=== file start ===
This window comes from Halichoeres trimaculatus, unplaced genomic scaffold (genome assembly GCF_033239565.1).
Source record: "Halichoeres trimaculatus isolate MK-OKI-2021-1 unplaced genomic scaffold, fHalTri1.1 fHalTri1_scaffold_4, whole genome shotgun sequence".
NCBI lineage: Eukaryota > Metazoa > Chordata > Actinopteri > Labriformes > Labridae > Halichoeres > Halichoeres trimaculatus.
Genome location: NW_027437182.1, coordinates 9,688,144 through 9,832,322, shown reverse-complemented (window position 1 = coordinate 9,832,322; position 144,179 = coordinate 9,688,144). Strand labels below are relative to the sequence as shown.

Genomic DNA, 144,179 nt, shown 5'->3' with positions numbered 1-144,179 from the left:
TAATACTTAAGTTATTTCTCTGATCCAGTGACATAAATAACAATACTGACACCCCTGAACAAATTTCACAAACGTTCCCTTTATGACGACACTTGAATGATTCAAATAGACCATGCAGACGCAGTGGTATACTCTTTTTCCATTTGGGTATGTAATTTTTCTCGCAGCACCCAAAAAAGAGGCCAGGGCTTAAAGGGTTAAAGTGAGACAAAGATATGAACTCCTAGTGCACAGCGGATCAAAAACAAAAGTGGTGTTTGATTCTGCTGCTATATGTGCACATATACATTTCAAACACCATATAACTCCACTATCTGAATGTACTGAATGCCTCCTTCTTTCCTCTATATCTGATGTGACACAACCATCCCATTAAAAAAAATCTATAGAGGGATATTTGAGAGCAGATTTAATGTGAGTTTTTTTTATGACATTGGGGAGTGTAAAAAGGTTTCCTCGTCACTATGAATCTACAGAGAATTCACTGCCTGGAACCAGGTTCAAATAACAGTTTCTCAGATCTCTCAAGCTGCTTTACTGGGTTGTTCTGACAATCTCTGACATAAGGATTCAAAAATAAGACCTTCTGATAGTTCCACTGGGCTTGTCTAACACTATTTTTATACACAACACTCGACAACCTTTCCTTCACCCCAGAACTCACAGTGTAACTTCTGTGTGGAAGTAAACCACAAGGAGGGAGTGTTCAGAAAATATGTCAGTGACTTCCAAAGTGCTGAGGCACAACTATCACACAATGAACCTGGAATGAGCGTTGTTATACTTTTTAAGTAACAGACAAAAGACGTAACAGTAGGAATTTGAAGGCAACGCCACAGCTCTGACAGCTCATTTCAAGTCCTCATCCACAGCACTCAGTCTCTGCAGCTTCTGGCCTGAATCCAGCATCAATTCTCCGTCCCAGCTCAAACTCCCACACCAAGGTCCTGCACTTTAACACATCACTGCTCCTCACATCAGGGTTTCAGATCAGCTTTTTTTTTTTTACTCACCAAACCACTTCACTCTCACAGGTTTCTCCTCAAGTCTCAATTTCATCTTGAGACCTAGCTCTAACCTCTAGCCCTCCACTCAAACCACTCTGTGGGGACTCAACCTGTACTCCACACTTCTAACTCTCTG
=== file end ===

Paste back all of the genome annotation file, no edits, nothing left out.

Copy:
This window comes from Halichoeres trimaculatus, unplaced genomic scaffold (genome assembly GCF_033239565.1).
Source record: "Halichoeres trimaculatus isolate MK-OKI-2021-1 unplaced genomic scaffold, fHalTri1.1 fHalTri1_scaffold_4, whole genome shotgun sequence".
NCBI lineage: Eukaryota > Metazoa > Chordata > Actinopteri > Labriformes > Labridae > Halichoeres > Halichoeres trimaculatus.
Genome location: NW_027437182.1, coordinates 9,688,144 through 9,832,322, shown reverse-complemented (window position 1 = coordinate 9,832,322; position 144,179 = coordinate 9,688,144). Strand labels below are relative to the sequence as shown.

Genomic DNA, 144,179 nt, shown 5'->3' with positions numbered 1-144,179 from the left:
TAATACTTAAGTTATTTCTCTGATCCAGTGACATAAATAACAATACTGACACCCCTGAACAAATTTCACAAACGTTCCCTTTATGACGACACTTGAATGATTCAAATAGACCATGCAGACGCAGTGGTATACTCTTTTTCCATTTGGGTATGTAATTTTTCTCGCAGCACCCAAAAAAGAGGCCAGGGCTTAAAGGGTTAAAGTGAGACAAAGATATGAACTCCTAGTGCACAGCGGATCAAAAACAAAAGTGGTGTTTGATTCTGCTGCTATATGTGCACATATACATTTCAAACACCATATAACTCCACTATCTGAATGTACTGAATGCCTCCTTCTTTCCTCTATATCTGATGTGACACAACCATCCCATTAAAAAAAATCTATAGAGGGATATTTGAGAGCAGATTTAATGTGAGTTTTTTTTATGACATTGGGGAGTGTAAAAAGGTTTCCTCGTCACTATGAATCTACAGAGAATTCACTGCCTGGAACCAGGTTCAAATAACAGTTTCTCAGATCTCTCAAGCTGCTTTACTGGGTTGTTCTGACAATCTCTGACATAAGGATTCAAAAATAAGACCTTCTGATAGTTCCACTGGGCTTGTCTAACACTATTTTTATACACAACACTCGACAACCTTTCCTTCACCCCAGAACTCACAGTGTAACTTCTGTGTGGAAGTAAACCACAAGGAGGGAGTGTTCAGAAAATATGTCAGTGACTTCCAAAGTGCTGAGGCACAACTATCACACAATGAACCTGGAATGAGCGTTGTTATACTTTTTAAGTAACAGACAAAAGACGTAACAGTAGGAATTTGAAGGCAACGCCACAGCTCTGACAGCTCATTTCAAGTCCTCATCCACAGCACTCAGTCTCTGCAGCTTCTGGCCTGAATCCAGCATCAATTCTCCGTCCCAGCTCAAACTCCCACACCAAGGTCCTGCACTTTAACACATCACTGCTCCTCACATCAGGGTTTCAGATCAGCTTTTTTTTTTTTACTCACCAAACCACTTCACTCTCACAGGTTTCTCCTCAAGTCTCAATTTCATCTTGAGACCTAGCTCTAACCTCTAGCCCTCCACTCAAACCACTCTGTGGGGACTCAACCTGTACTCCACACTTCTAACTCTCTG